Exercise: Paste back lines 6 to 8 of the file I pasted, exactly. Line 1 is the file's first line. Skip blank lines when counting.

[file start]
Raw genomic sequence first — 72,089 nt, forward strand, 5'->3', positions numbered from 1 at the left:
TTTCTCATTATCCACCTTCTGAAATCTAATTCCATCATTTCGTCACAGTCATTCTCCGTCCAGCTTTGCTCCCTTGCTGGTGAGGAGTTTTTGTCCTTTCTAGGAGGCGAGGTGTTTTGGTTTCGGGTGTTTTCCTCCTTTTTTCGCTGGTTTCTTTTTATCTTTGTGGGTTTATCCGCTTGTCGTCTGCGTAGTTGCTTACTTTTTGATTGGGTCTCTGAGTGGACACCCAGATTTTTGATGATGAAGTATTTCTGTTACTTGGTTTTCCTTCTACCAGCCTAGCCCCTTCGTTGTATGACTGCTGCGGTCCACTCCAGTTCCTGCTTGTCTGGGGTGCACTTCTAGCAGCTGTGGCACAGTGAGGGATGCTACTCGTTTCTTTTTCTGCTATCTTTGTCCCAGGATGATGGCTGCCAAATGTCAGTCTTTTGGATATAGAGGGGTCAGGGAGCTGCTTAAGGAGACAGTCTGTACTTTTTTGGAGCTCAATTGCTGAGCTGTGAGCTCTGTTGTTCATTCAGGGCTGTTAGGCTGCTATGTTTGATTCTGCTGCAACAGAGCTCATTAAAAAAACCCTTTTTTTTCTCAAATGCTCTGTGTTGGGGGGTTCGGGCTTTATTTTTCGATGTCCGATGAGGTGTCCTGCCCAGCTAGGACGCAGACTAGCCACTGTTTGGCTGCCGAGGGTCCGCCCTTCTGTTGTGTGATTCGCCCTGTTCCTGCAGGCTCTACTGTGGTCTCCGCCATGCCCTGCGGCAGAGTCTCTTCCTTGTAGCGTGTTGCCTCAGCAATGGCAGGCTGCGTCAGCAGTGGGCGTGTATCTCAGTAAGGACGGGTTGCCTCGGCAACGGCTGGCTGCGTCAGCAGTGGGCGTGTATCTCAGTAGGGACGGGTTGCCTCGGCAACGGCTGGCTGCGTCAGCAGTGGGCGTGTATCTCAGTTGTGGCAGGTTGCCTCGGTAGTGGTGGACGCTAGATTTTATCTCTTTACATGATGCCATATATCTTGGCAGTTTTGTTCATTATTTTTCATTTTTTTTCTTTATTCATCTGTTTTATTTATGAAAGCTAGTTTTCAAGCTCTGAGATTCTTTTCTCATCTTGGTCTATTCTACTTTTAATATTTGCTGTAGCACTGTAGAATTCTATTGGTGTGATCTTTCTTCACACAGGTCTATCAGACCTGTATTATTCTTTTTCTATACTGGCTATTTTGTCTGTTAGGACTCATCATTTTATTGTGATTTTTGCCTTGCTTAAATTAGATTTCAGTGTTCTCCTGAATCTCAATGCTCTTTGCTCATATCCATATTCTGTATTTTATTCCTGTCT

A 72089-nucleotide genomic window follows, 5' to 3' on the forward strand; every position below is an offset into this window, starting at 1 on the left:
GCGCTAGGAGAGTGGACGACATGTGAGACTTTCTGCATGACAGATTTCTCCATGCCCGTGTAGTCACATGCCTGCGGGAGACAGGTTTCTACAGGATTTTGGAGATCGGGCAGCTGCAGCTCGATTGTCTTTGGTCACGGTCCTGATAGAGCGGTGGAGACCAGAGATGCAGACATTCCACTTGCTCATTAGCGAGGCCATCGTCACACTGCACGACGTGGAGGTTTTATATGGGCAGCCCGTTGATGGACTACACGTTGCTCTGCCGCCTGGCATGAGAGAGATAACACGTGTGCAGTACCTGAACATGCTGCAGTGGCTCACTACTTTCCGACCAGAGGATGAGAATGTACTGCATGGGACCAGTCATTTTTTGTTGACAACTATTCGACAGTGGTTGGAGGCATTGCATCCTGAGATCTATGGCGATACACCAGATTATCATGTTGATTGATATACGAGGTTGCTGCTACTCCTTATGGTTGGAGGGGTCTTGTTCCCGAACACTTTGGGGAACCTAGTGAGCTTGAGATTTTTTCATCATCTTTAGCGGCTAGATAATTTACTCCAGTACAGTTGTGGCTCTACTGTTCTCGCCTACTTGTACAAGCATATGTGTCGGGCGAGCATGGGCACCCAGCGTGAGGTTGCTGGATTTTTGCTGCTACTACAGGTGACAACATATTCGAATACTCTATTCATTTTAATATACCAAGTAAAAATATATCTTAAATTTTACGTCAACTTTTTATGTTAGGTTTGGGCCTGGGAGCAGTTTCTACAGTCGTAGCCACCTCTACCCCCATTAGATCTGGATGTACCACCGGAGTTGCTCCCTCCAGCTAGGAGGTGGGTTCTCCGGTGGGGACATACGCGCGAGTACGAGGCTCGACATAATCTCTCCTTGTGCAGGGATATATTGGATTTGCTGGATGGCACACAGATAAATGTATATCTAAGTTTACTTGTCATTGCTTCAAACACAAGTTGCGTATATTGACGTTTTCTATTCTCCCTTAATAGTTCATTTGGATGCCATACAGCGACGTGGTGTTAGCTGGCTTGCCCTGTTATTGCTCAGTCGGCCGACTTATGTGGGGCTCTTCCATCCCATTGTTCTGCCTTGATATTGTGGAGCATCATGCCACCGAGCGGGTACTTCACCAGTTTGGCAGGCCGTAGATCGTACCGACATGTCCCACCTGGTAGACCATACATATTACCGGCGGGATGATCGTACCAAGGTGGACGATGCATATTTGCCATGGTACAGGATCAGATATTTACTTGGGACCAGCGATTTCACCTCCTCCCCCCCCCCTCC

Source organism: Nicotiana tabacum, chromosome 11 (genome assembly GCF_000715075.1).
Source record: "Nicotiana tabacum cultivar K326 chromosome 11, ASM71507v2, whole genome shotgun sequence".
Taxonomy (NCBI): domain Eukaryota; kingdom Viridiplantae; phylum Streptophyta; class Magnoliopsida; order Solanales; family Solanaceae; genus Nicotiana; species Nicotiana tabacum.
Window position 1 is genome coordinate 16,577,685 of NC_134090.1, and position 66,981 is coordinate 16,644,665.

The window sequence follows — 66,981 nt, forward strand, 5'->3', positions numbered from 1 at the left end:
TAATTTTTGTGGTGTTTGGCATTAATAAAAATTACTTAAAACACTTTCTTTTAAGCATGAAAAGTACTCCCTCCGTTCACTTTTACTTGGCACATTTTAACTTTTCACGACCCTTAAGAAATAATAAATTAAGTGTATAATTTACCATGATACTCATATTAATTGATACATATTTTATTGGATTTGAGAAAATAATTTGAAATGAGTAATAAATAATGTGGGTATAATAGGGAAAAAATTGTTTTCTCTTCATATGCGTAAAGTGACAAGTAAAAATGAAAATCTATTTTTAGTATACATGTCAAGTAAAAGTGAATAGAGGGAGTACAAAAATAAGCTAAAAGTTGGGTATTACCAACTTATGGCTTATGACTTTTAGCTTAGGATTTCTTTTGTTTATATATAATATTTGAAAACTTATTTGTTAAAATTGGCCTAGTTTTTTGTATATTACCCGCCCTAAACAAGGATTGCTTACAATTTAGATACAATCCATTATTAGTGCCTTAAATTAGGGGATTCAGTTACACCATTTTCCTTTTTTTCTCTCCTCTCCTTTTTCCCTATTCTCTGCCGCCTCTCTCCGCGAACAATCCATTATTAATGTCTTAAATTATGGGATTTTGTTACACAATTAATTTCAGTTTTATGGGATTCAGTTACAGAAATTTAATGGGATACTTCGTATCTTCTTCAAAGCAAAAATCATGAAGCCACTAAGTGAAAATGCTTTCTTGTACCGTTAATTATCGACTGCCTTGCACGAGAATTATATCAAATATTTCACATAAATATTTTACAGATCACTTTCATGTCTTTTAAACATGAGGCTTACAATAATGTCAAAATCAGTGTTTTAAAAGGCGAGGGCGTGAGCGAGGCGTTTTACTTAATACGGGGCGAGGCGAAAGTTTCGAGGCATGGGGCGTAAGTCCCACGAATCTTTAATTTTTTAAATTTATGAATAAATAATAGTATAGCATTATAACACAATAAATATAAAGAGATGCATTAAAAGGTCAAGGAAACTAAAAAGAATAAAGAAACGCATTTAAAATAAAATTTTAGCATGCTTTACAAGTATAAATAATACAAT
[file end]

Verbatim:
Source record: "Nicotiana tabacum cultivar K326 chromosome 11, ASM71507v2, whole genome shotgun sequence".
Taxonomy (NCBI): domain Eukaryota; kingdom Viridiplantae; phylum Streptophyta; class Magnoliopsida; order Solanales; family Solanaceae; genus Nicotiana; species Nicotiana tabacum.
Window position 1 is genome coordinate 16,577,685 of NC_134090.1, and position 66,981 is coordinate 16,644,665.